Turkey moves to boost freedom of expression

The bill, which would bring Turkey in line with the European Court of Human rights, would limit Turkey's wide use of anti-terror legislation to prosecute thousands of politicians, activists and journalists.

ISTANBUL — Turkey has drafted changes to the penal code, narrowing the definition of terrorist propaganda in a step to boost freedom of expression in line with EU demands and potentially encourage a fledgling peace process with a jailed Kurdish militant leader.

The bill, presented to Prime Minister Tayyip Erdogan Tuesday and likely to be sent to parliament this month, may lead to the release of defendants accused of links to Kurdish rebels, a justice ministry official told Reuters Wednesday.

Turkey has used anti-terror legislation widely to prosecute thousands of politicians, activists and journalists, frequently for things they have said or written.

Turkey regularly tops the list of countries violating the European Convention of Human Rights and the European Commission has called on Ankara to amend its laws to distinguish between incitement to violence and expression of non-violent ideas.

"Regulations have been prepared which rescue this country from such trouble ... opening the way for freedom of expression and thought in Turkey," Justice Minister Sadullah Ergin said.

The reform was in line with European Court of Human Rights criteria, under which only a direct incitement to violence constitutes a crime, he told reporters.

"When a person shares an idea and writes it down, if it does not contain, inspire, incite or try to legitimize violence, how can somebody be convicted?" the minister said.

If approved, the legislation is likely to be welcomed by Europe, which frequently criticizes Ankara's human rights record and imprisonment of political activists and journalists.

Under the current anti-terrorism law and criminal code, writing an article or making a speech can lead to long prison sentences for membership of a terrorist group.

Thousands of Kurdish politicians and activists have been prosecuted since 2009 over alleged links to the Kurdistan Workers Party (PKK) — deemed a terrorist group by the EU and Washington, as well as Turkey.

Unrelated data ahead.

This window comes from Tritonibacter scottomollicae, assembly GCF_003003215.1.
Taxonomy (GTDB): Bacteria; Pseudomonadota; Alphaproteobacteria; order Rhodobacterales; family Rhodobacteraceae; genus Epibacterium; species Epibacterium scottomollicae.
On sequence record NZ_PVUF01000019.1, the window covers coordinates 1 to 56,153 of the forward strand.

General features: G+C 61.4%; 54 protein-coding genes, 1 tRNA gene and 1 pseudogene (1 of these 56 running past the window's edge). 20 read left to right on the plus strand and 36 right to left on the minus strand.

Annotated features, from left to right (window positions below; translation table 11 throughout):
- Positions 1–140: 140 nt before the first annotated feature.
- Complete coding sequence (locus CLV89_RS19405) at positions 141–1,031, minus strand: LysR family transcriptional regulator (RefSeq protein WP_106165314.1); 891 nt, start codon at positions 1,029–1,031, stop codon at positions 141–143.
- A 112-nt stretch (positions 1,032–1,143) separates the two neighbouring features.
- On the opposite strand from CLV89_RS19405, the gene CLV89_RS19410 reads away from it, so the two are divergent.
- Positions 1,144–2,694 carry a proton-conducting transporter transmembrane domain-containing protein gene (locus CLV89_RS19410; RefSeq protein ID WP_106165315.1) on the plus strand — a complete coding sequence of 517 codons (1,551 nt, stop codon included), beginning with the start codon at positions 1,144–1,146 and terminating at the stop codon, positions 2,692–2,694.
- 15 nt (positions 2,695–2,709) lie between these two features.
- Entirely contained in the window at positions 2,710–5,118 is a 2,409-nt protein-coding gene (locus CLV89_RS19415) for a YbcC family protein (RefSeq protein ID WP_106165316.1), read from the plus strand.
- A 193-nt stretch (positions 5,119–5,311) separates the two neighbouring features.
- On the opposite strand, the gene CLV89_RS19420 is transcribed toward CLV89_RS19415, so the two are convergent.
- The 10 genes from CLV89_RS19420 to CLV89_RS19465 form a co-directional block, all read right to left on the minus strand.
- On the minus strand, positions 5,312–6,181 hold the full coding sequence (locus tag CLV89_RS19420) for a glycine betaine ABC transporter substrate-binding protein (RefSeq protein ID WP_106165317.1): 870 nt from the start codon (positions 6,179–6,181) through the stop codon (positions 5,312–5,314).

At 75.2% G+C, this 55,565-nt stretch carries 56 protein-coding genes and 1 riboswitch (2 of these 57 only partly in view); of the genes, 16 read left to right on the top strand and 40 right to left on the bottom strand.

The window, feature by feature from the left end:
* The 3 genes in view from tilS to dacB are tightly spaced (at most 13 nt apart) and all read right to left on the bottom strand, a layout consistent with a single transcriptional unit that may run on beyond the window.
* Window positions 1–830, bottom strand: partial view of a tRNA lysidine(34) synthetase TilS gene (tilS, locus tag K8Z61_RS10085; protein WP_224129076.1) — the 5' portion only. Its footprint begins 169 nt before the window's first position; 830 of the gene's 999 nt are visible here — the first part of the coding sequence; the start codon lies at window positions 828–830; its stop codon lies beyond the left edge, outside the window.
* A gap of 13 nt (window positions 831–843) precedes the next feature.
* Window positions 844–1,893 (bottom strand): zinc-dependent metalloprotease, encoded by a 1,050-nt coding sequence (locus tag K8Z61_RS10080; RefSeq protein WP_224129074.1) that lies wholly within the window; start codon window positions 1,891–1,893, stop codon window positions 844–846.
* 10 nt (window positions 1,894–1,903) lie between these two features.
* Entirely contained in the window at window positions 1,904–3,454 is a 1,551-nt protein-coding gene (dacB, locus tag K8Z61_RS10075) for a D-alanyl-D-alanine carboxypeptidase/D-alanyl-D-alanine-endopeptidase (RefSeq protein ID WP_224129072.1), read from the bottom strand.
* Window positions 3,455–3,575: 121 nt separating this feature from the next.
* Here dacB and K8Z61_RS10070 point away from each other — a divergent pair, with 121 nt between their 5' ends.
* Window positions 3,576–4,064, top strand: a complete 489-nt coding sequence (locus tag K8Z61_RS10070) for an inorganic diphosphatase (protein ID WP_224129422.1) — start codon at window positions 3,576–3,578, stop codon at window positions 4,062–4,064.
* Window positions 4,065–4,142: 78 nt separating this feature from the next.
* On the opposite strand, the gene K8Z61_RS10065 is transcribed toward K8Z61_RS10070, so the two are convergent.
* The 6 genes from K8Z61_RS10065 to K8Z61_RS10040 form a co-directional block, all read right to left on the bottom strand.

The judicial reform coincides with a government bid to bring a end to the PKK's 28-year-old insurgency, in which more than 40,000 people have been killed, through peace talks with its leader Abdullah Ocalan, jailed on the island of Imrali near Istanbul since his capture in 1999.

KURDISH TALKS WITH OCALAN

The peace process envisions a PKK cease-fire, their withdrawal from Turkish territory to their bases in northern Iraq and eventual disarmament in return for reforms boosting the rights of a Kurdish minority numbering around 15 million.

The process has come to an apparent halt during the last month due to a dispute over a Kurdish delegation due to visit Ocalan. Erdogan has rejected the inclusion of politicians previously filmed embracing PKK militants.

But when asked Wednesday about the timing of the visit, Erdogan signaled the row may have been defused.

"The relevant colleagues are working on it and, if possible, it will be this week, and if not, next week, but it will happen," Erdogan told reporters.

During his decade in power, Erdogan has pushed through reforms boosting Kurdish cultural rights, but Kurdish politicians have demanded decentralization, Kurdish language education and a new constitution boosting equality.

Last month, parliament passed a law allowing defendants to use Kurdish in court, although Kurdish politicians said it fell short of their demands.

A justice ministry official told Reuters the general lines of the penal code reform had been agreed.

"When final technical adjustments have been completed and an assessment made, it will be presented for the cabinet of ministers to sign. It looks possible it will go to parliament this month," he said.

Additional reporting by Orhan Coskun; writing by Daren Butler

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